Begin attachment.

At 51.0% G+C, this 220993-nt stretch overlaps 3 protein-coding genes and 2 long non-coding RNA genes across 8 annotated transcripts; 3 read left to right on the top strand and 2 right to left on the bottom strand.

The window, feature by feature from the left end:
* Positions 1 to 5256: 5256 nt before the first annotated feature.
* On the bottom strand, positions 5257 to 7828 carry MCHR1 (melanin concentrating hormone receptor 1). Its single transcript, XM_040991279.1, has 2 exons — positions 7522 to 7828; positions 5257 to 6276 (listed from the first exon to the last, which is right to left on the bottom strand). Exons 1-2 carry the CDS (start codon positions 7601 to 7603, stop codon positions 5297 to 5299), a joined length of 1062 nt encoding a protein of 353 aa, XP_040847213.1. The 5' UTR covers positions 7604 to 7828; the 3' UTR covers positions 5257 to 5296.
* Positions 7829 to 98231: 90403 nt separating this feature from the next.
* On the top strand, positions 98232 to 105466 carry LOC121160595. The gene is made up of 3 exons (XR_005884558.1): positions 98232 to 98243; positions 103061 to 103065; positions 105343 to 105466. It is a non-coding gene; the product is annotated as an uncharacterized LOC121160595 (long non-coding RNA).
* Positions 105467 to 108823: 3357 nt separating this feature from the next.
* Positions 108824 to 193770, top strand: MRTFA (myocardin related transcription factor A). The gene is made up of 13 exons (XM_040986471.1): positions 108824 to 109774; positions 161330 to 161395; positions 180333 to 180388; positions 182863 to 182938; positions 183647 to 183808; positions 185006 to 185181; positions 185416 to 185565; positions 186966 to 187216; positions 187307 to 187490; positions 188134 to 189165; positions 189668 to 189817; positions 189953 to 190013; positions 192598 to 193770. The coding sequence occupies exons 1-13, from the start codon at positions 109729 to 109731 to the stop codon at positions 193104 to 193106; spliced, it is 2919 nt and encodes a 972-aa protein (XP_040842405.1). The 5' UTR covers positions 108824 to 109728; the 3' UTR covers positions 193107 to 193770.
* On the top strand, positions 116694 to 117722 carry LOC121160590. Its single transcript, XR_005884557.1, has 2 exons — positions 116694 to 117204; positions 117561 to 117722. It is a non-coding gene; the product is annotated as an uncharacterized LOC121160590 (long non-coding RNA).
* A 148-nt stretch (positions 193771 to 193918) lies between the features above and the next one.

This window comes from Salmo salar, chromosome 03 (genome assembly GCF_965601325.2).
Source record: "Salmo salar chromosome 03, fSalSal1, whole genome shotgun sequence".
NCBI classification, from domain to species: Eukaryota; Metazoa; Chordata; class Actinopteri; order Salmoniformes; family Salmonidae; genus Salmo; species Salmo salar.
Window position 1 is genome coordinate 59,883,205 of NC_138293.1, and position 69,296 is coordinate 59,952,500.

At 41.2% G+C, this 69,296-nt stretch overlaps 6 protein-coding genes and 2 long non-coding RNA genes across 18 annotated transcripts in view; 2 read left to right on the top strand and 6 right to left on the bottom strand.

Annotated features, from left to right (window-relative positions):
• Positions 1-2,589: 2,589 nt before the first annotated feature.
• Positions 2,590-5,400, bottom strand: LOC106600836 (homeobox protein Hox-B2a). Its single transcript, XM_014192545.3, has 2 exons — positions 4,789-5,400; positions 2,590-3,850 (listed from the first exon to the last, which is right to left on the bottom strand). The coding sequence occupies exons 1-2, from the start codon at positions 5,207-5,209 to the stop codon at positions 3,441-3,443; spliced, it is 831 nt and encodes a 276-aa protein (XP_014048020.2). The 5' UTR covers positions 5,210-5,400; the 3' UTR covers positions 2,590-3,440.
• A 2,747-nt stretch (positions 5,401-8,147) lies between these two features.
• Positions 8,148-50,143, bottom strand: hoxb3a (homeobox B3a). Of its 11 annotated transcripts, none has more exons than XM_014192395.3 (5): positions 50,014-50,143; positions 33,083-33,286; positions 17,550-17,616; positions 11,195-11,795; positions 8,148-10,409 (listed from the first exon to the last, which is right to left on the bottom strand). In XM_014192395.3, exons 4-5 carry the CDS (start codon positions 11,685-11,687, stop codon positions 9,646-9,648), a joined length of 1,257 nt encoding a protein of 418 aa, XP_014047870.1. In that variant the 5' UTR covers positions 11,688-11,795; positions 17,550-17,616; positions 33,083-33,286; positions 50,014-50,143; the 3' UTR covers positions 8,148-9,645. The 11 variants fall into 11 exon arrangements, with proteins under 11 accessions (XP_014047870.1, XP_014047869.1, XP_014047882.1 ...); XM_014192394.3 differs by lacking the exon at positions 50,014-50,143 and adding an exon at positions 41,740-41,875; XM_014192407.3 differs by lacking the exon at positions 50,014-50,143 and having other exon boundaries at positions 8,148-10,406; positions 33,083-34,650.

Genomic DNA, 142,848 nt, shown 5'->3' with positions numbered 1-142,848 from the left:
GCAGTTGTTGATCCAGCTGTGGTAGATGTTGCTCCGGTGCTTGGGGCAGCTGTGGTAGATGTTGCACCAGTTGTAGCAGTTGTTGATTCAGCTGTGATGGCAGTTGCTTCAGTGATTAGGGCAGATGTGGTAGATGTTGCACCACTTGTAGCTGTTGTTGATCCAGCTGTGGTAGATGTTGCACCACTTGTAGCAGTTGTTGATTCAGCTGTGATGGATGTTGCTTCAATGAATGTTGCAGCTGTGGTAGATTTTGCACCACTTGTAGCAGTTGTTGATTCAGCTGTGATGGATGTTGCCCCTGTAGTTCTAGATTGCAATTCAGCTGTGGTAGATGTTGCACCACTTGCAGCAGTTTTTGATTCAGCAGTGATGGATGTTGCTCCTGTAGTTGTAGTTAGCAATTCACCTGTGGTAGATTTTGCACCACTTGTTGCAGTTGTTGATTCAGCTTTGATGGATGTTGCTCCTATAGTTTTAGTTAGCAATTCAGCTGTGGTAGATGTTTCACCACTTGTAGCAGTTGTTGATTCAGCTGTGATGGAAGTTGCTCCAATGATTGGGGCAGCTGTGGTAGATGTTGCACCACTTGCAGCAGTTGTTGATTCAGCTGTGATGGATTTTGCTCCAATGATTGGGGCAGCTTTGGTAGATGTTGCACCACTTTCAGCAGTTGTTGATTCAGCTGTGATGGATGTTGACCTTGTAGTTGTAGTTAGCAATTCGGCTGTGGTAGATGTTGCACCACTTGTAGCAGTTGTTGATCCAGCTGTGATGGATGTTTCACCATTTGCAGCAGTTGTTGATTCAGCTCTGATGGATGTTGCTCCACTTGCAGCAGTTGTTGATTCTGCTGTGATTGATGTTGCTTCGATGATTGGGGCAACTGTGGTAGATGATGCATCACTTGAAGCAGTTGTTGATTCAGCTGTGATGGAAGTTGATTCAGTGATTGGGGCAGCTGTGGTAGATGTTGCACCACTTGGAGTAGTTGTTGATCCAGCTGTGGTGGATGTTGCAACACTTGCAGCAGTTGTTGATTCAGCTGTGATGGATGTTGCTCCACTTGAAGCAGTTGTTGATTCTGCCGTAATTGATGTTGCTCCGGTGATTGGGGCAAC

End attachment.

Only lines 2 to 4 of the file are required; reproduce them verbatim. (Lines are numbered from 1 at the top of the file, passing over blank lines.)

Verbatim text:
The window, feature by feature from the left end:
* Positions 1 to 5256: 5256 nt before the first annotated feature.
* On the bottom strand, positions 5257 to 7828 carry MCHR1 (melanin concentrating hormone receptor 1). Its single transcript, XM_040991279.1, has 2 exons — positions 7522 to 7828; positions 5257 to 6276 (listed from the first exon to the last, which is right to left on the bottom strand). Exons 1-2 carry the CDS (start codon positions 7601 to 7603, stop codon positions 5297 to 5299), a joined length of 1062 nt encoding a protein of 353 aa, XP_040847213.1. The 5' UTR covers positions 7604 to 7828; the 3' UTR covers positions 5257 to 5296.